However, the situation was different at the popular Kenkey house, a family business at Jamestown. 

The caterers told The Mirror that though pepper and maize had become expensive, they were going to serve pepper for free and maintain the price of a ball of kenkey at GH¢3. 

They said some sellers were already selling pepper but “we will never do that. We will serve pepper free”.

One of the caterers, Auntie Naa, explained that although they had customers who bought on wholesale to send abroad, they took into consideration their environment hence they didn’t have to make the meal expensive.

“With just GH¢10, you will be able to enjoy a ball of kenkey with fish and still get about GH¢4 change. It is only those who want to eat big who will spend GH¢50 on kenkey,” she said.

Kenkey Boutique Company Ltd at AdabrakaKenkey Boutique Company Ltd at Adabraka

She said the Ga meal was such that it had served families especially the poor, graduates and unemployed for years and as such, whether there was an increase in price of ingredients or not, it should be moulded in a reasonable size.

Ga Kenkey, she explained, was prepared by soaking grains of maize in water for about three days, before they were milled and kneaded with water into a dough.

Pointing at some of the dough, she said “ the dough is allowed to ferment for days before part of it is cooked and mixed with the uncooked dough and wrapped in maize leaves before being boiled again on fire”.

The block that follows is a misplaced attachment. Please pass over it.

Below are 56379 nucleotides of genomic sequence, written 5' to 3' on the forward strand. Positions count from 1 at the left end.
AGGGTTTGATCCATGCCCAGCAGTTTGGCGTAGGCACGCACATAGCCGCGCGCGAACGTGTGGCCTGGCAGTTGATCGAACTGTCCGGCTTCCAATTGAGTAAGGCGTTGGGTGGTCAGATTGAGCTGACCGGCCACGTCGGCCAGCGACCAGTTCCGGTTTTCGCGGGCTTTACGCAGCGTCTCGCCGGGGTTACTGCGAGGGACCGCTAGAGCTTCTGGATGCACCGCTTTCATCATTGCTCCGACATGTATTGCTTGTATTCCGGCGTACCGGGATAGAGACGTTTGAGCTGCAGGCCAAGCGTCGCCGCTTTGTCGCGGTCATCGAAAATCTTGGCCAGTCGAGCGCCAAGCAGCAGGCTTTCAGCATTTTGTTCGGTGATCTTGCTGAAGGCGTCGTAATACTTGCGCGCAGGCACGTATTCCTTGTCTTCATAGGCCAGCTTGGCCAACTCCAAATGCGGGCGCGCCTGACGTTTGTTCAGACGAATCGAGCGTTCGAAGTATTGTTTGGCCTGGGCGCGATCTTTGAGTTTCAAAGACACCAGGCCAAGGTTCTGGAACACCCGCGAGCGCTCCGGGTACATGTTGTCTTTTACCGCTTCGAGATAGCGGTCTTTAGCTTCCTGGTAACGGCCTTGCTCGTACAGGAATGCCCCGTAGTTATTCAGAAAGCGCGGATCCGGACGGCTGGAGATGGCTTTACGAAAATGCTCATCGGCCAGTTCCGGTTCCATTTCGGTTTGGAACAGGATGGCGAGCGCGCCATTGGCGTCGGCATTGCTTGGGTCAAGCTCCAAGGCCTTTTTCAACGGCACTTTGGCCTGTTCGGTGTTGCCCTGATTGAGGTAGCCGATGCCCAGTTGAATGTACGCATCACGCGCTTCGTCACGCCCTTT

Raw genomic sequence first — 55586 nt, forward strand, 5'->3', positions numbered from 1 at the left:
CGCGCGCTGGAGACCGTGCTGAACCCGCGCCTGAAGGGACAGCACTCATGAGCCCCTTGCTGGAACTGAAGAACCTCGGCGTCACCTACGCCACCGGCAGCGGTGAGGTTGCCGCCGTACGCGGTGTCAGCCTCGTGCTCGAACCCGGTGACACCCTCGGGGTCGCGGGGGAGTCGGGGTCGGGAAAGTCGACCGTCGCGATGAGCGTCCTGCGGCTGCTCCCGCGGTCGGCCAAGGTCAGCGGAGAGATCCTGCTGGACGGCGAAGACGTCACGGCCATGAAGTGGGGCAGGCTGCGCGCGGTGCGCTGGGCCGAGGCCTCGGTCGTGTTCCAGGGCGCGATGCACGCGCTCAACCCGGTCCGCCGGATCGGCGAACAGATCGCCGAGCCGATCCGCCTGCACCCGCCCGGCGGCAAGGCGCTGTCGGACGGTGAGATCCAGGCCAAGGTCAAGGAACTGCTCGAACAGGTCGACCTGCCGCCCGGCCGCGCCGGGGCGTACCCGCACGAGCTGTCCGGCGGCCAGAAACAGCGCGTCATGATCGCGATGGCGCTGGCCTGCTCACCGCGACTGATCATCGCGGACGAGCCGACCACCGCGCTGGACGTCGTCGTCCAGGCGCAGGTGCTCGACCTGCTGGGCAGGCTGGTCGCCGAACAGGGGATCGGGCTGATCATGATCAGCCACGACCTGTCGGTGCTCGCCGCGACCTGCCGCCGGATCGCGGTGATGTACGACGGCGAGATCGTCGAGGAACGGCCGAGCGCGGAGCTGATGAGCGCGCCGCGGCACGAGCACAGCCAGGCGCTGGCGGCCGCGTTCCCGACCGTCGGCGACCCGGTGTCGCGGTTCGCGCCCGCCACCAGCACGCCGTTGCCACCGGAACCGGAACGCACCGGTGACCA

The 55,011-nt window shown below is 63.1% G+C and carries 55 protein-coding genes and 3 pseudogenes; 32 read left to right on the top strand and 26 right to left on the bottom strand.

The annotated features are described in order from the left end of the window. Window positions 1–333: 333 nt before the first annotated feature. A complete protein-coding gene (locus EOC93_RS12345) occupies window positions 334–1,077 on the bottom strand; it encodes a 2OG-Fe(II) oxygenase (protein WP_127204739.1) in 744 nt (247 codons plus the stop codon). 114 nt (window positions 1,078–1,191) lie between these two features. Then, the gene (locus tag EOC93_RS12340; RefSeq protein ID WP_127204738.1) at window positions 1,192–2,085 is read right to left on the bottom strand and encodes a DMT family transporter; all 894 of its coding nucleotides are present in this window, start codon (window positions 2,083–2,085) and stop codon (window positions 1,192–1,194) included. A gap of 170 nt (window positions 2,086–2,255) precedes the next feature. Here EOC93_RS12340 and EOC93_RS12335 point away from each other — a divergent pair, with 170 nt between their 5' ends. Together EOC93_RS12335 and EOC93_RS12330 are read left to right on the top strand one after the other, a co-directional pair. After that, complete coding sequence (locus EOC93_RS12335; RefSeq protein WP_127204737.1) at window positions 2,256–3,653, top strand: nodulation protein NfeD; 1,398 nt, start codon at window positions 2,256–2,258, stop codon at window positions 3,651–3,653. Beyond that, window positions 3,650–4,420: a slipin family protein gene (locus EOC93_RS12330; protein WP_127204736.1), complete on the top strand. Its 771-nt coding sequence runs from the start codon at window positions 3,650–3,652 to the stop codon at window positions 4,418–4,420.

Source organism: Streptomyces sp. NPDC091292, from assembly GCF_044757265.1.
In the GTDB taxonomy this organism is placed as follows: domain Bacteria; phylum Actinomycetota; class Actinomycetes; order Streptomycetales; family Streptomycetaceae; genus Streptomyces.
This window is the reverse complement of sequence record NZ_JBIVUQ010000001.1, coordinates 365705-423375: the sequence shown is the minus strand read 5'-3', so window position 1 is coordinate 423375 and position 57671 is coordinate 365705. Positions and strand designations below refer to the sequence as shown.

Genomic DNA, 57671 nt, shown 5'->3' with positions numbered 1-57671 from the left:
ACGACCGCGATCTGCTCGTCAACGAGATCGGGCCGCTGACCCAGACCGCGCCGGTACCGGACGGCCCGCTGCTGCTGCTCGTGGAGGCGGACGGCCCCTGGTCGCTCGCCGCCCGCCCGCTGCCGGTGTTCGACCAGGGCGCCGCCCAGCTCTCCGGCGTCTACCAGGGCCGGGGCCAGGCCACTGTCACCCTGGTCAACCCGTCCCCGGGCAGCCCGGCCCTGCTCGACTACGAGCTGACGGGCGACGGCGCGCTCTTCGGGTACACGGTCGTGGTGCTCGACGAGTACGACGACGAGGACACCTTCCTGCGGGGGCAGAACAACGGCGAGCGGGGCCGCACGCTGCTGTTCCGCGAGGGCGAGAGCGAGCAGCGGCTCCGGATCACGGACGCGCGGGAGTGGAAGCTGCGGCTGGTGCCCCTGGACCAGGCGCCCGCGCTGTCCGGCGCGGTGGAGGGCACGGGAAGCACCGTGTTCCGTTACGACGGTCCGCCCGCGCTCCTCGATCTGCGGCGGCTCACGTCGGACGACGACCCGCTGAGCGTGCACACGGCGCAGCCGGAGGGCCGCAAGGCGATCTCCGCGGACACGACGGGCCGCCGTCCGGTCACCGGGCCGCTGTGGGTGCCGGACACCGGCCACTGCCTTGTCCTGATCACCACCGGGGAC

Auntie Naa said the business which was run by her and her siblings was a hand-me-down from their late mother who had sold kenkey for over 80 years in the area.

Maize chairman 

In a telephone interview with the Nkoranza Maize Chairman, Mr Opoku Johnson, he said maize was currently expensive because of the demand, so like “ we do in economics when the demand is high, supply is low.

A bag of maize is GH¢450, those who will fill it in the sack take GH¢30 plus lorry fare to Accra which is GH¢60gh a sack. That’s GH¢540”. 

He said it was important for kenkey vendors to compare prices in Nkoranza to that of Accra so they do not end up buying from Nkoranza when they could just buy at the Accra central market. 


Some patrons of kenkey told The Mirror that kenkey sellers were not just in business but had served the youth, served dreams and served the nation. Surviving in Accra involves learning how to eat one ball of kenkey a day.

A photographer known as Prof. said he could not explain what Ga kenkey does to him, “it boosts my inner feeling, l can’t explain. I eat it every morning. Pepper for sale? Never”.

A consumer, Yvonne Appiah Kubi, said: “I like Ga kenkey so much but pepper should never be sold just as soup with banku or fufu. It doesn’t make sense. In fact, it’s a criminal act”.

Another consumer, Ama Owusua, said she had to learn how to eat Ga kenkey to be able to “beat the economy. When l eat a ball in the morning, I am able to skip lunch. And if l eat it during lunch, l am able to skip supper”.

However, there were patrons who explained that even though they ate the kenkey, it wasn’t something they enjoyed because some balls were very hard to swallow and not well prepared.

A consumer, Blessing Kesinornu, said her love for the Ga meal reduced “to 30 per cent after l encountered one that was very hard to swallow”.

source: graphiconline